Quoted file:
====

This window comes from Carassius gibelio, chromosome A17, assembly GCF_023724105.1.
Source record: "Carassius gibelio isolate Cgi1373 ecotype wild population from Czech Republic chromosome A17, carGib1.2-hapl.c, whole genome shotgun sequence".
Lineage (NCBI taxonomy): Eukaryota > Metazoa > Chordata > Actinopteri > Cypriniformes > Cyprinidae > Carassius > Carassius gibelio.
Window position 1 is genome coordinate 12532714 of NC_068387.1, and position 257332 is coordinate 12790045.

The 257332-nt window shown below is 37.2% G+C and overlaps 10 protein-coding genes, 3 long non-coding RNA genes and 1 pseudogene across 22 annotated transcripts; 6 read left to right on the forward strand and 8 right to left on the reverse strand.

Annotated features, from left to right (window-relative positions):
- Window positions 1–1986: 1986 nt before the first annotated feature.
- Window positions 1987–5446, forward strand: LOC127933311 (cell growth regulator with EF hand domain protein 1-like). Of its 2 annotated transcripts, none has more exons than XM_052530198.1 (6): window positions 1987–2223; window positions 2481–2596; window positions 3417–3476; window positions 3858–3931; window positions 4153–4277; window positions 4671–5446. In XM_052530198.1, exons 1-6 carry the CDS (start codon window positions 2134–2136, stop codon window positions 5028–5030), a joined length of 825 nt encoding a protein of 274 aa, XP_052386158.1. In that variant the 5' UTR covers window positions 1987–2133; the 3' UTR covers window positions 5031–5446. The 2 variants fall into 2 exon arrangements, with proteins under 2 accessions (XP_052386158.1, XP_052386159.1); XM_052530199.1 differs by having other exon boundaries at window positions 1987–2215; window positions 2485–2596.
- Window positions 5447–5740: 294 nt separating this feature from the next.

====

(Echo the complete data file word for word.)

This window comes from Carassius gibelio, chromosome A17, assembly GCF_023724105.1.
Source record: "Carassius gibelio isolate Cgi1373 ecotype wild population from Czech Republic chromosome A17, carGib1.2-hapl.c, whole genome shotgun sequence".
Lineage (NCBI taxonomy): Eukaryota > Metazoa > Chordata > Actinopteri > Cypriniformes > Cyprinidae > Carassius > Carassius gibelio.
Window position 1 is genome coordinate 12532714 of NC_068387.1, and position 257332 is coordinate 12790045.

The 257332-nt window shown below is 37.2% G+C and overlaps 10 protein-coding genes, 3 long non-coding RNA genes and 1 pseudogene across 22 annotated transcripts; 6 read left to right on the forward strand and 8 right to left on the reverse strand.

Annotated features, from left to right (window-relative positions):
- Window positions 1–1986: 1986 nt before the first annotated feature.
- Window positions 1987–5446, forward strand: LOC127933311 (cell growth regulator with EF hand domain protein 1-like). Of its 2 annotated transcripts, none has more exons than XM_052530198.1 (6): window positions 1987–2223; window positions 2481–2596; window positions 3417–3476; window positions 3858–3931; window positions 4153–4277; window positions 4671–5446. In XM_052530198.1, exons 1-6 carry the CDS (start codon window positions 2134–2136, stop codon window positions 5028–5030), a joined length of 825 nt encoding a protein of 274 aa, XP_052386158.1. In that variant the 5' UTR covers window positions 1987–2133; the 3' UTR covers window positions 5031–5446. The 2 variants fall into 2 exon arrangements, with proteins under 2 accessions (XP_052386158.1, XP_052386159.1); XM_052530199.1 differs by having other exon boundaries at window positions 1987–2215; window positions 2485–2596.
- Window positions 5447–5740: 294 nt separating this feature from the next.